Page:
Cats gag for many reasons, hairballs and scratchy throats included. If your cat chronically gags, she needs to see a veterinarian for diagnosis and treatment of the underlying cause. Frequent gagging, choking, retching, vomiting, constipation or straining may indicate a serious medical issue.
When a cat has hairballs, which is natural, her gagging sounds may be unpleasant, but unless the gagging continues for more than a few minutes, chances are there's no reason to be alarmed. Long-haired cats may have more trouble clearing their throats after grooming their luxurious fur.
Help your kitty eliminate the problem of dry hairballs in her throat by smearing a dab of Vaseline on her paw. She will lick the lubricant off, and it will coat her tongue and throat, helping to dislodge the hairball. Or ask your vet for a prescription for Laxatone or Petramalt. Both lubricants contain fish or meat flavors that will encourage your cat to lick the product. You may also dab your gagging kitty's tongue with a drop of vegetable oil to help her swallow the furry clump.
Brush your long-haired cat often to help prevent the hairballs that can gag her when he grooms herself. Wipe her fur with a damp cloth or grooming wipe after brushing to remove any excess loose fur. If your cat continues to gag after you've helped lubricate his mouth, speak to your vet.
Another common cause of cat gagging is quite benign and occurs naturally when a foreign particle enters your cat's respiratory tract. Tiny hairs (cilia) move to push the invader out of the body. This can result in a sneeze or ciliary dyskinesis -- gagging, or a reverse sneeze. A cat with a cleft palette may gag due to the physical obstruction in her air passage, and a cat who has mites may choke and gag due to compulsive fur-licking.
Infections That Cause Gagging
Your cat may gag to clear his sinuses if she is suffering from an upper respiratory or bronchial infection. Because a respiratory infection that goes untreated can lead to pneumonia, take your kitty to the vet if you notice her gagging frequently. The vet will conduct a physical examination of your cat to determine the underlying cause of her gagging.
If your cat has excess mucus or an obstruction in her nasal passages or throat, the vet may manually remove these to see if this stops the gagging. If he suspects a bacterial infection, he may order blood work or prescribe medication for your cat. He may also order imaging tests to rule out pneumonia. Rarely, a cat with an advanced bacterial infection may need intravenous antibiotics to put her on the road to recovery.
Benign or Cancerous Tumors
During your cat's examination, the vet will palpate her skin and muscles to check for hidden masses, which could indicate the presence of a tumor. If a mass is discovered, your vet will likely order a tissue or needle biopsy to determine whether the tumor is cancerous. Provide your vet a history of symptoms you may have noticed in your cat, including vomiting, diarrhea, weight loss, food aversion, a rough coat or difficulty breathing. Along with gagging, these may be signs that your cat could have a tumor.
Because cat tumors tend to be aggressive, early diagnosis is important. Depending on the type and stage of your cat's tumor, the vet will most likely schedule surgery to excise it. If the tumor is hard to reach or cancerous, your cat may need to undergo radiation therapy or chemotherapy.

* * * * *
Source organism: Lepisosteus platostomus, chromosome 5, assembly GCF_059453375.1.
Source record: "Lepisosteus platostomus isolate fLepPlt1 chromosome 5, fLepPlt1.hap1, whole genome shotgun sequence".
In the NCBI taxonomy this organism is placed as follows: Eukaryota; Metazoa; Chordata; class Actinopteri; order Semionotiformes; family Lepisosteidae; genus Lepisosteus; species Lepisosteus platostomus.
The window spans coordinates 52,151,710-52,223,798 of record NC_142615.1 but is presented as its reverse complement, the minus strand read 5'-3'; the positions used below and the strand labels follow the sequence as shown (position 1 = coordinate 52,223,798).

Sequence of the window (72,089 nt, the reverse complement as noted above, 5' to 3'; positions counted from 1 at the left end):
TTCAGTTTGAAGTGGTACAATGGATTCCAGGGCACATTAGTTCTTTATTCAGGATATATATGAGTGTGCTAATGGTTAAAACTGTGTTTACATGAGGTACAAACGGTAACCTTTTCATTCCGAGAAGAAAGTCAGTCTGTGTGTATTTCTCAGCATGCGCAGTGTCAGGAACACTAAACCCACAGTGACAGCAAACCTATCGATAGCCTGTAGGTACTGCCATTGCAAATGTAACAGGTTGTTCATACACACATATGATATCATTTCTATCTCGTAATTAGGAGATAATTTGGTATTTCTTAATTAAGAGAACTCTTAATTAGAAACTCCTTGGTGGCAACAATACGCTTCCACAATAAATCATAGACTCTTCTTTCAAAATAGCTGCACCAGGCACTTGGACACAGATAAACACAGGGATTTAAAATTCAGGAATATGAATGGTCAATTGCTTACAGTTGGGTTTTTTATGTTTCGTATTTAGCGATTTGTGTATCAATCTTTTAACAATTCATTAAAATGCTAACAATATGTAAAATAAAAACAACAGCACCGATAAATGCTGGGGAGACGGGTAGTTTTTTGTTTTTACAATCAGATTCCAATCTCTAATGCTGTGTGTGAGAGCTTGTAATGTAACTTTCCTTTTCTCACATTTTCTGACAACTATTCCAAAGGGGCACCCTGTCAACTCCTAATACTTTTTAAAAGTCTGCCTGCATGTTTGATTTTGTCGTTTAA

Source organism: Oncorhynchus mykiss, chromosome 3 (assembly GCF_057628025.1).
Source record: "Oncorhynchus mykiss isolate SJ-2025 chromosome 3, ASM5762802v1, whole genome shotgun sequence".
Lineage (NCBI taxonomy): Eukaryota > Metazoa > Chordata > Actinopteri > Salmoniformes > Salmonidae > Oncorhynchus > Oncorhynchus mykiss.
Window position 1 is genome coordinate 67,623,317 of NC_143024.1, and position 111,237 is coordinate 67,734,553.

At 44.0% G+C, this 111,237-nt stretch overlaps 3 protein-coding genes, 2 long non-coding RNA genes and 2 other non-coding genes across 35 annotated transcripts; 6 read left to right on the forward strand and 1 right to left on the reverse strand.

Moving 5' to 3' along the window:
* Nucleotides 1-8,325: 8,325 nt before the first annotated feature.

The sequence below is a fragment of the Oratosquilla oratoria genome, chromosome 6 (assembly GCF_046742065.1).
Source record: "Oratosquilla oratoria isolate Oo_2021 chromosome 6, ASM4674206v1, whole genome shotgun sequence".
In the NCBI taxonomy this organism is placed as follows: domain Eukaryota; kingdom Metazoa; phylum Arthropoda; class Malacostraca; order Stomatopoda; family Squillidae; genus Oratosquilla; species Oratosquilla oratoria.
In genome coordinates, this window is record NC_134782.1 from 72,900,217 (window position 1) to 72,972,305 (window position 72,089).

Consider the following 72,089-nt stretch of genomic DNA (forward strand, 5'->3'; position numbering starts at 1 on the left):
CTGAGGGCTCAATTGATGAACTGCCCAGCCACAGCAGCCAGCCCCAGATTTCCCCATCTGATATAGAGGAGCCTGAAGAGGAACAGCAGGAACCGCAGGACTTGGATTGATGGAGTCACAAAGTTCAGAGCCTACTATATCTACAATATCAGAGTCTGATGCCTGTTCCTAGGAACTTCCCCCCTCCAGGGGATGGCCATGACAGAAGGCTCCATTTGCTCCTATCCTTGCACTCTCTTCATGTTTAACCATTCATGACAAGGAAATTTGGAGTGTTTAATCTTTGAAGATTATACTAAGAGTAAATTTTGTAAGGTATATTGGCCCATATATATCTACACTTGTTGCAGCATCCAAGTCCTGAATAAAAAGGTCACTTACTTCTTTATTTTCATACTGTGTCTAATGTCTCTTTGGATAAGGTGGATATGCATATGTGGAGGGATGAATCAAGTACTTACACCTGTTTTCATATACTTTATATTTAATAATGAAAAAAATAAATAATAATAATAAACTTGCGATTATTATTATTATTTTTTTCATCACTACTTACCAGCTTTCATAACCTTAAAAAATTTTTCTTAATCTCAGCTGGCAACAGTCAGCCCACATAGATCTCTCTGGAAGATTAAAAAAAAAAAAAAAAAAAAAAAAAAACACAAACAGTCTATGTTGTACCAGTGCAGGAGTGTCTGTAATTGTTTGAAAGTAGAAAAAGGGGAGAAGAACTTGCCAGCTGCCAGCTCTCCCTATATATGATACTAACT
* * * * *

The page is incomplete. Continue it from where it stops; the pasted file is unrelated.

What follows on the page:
Chronic gagging can be a sign that your cat suffers from dental disease. Other signs of dental disease include bad breath, swollen or bloody gums, frequent sneezing or pawing at the mouth, reduction in appetite and lethargy. Your vet may recommend a veterinary dentist who will order X-rays to determine how far the dental disease has progressed and prescribe the appropriate treatment.
Treatment of early feline dental disease may include professional cleaning, polishing and application of fluoride on your cat's teeth. The vet will recommend you control your kitty's plaque buildup by brushing her teeth daily with a specialized cat toothbrush and flavored toothpaste. More advanced dental disease may require deep-scaling between your cat's teeth and an antibiotic gel application to heal her periodontal tissues. If the dental disease is severe, your cat may require tooth removal, bone replacement, guided tissue regeneration or periodontal splitting to help her heal.
A cat's gagging may be caused by a gastrointestinal disease. She may suffer from acid reflux or esophagitis, which causes food to back up into the esophagus. More serious causes of gastrointestinal discomfort can include tumors, colitis, irritable bowel syndrome or a bowel obstruction. If your vet suspects your cat may have gastrointestinal disease, she may ask for a stool sample, urinalysis, or routine blood work. She may also order imaging tests to look for tumors or visible obstructions in your cat's digestive tract.
Treatment for your cat's gastrointestinal disease may include a change of diet, acid-reducing medications, oral anti-inflammatory medications or surgery, depending on what is wrong. Your vet will most likely encourage you to provide your cat healthy, digestible proteins and low-fat foods and to keep fresh drinking water available at all times.
Aid your cat's digestion at home by adding a tablespoon or so of canned pumpkin to your cat's food bowl every day. It will coat her gastrointestinal tract with healthy oils and lubricate her mouth and throat. Feed your cat a high-fiber diet with moderate proteins and carbohydrates to keep her physically fit and reduce gagging caused by intestinal disruptions.